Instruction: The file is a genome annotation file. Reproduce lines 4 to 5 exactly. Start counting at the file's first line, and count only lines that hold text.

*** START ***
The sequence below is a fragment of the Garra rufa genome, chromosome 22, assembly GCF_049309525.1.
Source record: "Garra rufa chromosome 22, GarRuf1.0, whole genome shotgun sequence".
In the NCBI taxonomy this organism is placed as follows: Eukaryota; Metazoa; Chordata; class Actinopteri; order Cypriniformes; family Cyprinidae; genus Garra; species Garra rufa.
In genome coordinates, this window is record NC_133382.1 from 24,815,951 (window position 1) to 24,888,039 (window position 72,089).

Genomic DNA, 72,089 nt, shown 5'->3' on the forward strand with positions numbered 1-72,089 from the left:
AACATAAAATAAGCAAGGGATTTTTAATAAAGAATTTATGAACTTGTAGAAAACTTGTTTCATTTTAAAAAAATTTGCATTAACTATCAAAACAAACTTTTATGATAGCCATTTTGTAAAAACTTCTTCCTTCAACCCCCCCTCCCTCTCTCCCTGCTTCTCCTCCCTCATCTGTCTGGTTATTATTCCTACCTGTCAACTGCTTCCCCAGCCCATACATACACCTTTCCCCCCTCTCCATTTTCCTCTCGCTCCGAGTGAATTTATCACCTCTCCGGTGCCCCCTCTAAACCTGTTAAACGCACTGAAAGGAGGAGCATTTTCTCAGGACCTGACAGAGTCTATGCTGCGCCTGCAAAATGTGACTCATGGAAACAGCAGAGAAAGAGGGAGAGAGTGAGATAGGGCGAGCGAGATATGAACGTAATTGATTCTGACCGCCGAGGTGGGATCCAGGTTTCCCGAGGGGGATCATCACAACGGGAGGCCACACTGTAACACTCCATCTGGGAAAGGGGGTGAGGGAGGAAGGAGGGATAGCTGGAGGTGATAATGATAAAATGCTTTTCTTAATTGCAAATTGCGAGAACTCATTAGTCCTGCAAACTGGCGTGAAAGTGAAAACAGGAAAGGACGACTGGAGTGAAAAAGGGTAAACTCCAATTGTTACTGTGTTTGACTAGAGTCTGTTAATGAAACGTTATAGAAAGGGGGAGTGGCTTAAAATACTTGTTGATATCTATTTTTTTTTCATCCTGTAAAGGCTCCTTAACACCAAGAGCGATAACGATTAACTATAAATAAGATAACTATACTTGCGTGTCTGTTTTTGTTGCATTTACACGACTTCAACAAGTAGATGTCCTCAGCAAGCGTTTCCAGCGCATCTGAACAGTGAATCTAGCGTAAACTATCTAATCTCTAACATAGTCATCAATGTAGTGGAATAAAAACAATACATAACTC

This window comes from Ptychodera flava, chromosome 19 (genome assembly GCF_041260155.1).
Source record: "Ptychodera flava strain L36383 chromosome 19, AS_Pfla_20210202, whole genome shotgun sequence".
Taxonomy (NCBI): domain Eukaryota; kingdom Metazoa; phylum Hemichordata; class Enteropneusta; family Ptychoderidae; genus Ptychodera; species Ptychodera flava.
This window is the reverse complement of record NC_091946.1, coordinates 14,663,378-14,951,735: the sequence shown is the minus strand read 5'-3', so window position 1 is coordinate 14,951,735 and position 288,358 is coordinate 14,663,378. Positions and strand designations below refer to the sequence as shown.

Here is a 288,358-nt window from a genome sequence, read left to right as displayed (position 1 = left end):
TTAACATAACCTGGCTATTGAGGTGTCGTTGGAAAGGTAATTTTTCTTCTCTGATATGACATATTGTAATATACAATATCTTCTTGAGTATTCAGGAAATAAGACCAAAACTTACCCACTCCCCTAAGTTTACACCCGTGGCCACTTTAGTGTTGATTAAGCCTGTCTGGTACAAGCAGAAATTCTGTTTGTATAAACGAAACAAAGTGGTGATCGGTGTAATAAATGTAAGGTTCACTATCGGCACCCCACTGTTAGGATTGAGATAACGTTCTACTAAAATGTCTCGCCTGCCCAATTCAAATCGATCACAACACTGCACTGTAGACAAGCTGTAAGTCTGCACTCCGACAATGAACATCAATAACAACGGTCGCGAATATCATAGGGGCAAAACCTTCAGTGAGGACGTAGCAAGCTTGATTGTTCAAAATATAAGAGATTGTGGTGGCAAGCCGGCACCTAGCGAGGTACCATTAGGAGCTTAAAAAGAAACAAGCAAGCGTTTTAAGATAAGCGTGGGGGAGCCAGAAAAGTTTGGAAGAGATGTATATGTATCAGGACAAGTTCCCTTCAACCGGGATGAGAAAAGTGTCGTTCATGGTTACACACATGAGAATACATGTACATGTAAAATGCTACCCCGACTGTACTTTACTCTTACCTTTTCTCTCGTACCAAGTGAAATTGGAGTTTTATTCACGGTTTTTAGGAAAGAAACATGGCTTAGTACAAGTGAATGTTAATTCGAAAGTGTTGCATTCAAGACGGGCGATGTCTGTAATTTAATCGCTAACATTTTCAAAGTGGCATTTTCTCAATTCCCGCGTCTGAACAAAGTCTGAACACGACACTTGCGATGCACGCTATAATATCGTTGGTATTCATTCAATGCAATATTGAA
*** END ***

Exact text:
In genome coordinates, this window is record NC_133382.1 from 24,815,951 (window position 1) to 24,888,039 (window position 72,089).

Genomic DNA, 72,089 nt, shown 5'->3' on the forward strand with positions numbered 1-72,089 from the left: